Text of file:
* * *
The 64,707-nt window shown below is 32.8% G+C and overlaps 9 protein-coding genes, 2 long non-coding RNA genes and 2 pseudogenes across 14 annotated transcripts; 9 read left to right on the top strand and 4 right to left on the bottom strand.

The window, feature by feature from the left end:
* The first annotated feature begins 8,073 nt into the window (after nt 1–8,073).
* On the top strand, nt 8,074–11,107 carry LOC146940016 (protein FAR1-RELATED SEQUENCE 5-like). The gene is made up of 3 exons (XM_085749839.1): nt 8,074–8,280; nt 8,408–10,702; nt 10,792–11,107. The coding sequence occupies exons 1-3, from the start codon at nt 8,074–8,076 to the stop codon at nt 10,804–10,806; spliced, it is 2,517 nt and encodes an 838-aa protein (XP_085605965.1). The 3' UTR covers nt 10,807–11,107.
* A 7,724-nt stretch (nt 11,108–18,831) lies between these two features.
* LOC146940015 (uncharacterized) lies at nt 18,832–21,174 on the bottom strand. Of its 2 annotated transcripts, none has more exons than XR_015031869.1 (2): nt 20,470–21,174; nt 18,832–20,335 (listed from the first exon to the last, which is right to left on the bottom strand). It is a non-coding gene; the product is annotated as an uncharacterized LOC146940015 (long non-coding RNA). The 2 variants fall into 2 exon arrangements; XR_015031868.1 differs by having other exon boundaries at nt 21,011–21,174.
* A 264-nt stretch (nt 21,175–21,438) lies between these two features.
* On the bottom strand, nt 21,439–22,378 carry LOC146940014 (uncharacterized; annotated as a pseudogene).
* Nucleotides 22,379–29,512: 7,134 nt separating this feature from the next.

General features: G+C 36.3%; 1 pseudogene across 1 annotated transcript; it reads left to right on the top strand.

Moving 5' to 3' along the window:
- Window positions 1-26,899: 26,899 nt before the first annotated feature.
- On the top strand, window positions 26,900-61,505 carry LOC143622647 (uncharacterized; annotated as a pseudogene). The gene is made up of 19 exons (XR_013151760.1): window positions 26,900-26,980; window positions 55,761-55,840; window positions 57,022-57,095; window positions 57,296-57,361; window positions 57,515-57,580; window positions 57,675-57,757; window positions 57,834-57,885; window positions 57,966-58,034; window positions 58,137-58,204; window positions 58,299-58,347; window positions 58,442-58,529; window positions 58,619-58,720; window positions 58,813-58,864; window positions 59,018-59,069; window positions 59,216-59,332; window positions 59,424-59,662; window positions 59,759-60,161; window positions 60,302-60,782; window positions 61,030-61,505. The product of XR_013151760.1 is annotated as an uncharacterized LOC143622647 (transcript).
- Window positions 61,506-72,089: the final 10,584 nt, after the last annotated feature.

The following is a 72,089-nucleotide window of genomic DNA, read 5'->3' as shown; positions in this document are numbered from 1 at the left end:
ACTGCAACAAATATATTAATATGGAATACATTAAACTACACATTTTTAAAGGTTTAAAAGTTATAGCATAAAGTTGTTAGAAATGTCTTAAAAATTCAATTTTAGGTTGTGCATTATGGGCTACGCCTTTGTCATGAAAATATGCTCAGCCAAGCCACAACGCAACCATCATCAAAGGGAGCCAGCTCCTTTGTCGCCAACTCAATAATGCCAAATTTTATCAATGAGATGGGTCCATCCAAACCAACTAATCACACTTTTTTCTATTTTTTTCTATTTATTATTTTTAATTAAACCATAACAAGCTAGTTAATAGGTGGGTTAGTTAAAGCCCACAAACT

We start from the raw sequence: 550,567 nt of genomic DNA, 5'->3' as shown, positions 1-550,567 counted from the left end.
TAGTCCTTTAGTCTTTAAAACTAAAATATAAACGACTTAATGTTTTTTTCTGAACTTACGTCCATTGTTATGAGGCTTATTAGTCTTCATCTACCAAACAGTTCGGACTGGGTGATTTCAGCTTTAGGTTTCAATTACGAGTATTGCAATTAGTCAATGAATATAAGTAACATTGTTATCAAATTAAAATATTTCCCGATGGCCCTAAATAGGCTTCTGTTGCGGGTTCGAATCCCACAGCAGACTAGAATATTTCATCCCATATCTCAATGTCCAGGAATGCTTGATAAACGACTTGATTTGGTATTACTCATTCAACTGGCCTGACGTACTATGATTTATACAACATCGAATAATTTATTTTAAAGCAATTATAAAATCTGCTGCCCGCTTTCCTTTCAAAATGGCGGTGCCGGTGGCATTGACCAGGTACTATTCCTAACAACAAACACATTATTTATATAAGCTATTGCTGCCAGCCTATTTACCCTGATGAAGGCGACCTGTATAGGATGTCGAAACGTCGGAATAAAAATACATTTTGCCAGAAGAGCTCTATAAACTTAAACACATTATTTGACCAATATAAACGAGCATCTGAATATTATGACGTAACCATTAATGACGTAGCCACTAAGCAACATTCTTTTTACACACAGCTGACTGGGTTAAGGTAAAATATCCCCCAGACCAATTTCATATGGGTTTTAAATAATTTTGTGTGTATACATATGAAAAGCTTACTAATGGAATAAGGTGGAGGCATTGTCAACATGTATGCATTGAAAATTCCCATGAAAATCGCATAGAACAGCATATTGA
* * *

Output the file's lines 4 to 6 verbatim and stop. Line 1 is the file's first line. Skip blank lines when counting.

* On the top strand, nt 8,074–11,107 carry LOC146940016 (protein FAR1-RELATED SEQUENCE 5-like). The gene is made up of 3 exons (XM_085749839.1): nt 8,074–8,280; nt 8,408–10,702; nt 10,792–11,107. The coding sequence occupies exons 1-3, from the start codon at nt 8,074–8,076 to the stop codon at nt 10,804–10,806; spliced, it is 2,517 nt and encodes an 838-aa protein (XP_085605965.1). The 3' UTR covers nt 10,807–11,107.
* A 7,724-nt stretch (nt 11,108–18,831) lies between these two features.
* LOC146940015 (uncharacterized) lies at nt 18,832–21,174 on the bottom strand. Of its 2 annotated transcripts, none has more exons than XR_015031869.1 (2): nt 20,470–21,174; nt 18,832–20,335 (listed from the first exon to the last, which is right to left on the bottom strand). It is a non-coding gene; the product is annotated as an uncharacterized LOC146940015 (long non-coding RNA). The 2 variants fall into 2 exon arrangements; XR_015031868.1 differs by having other exon boundaries at nt 21,011–21,174.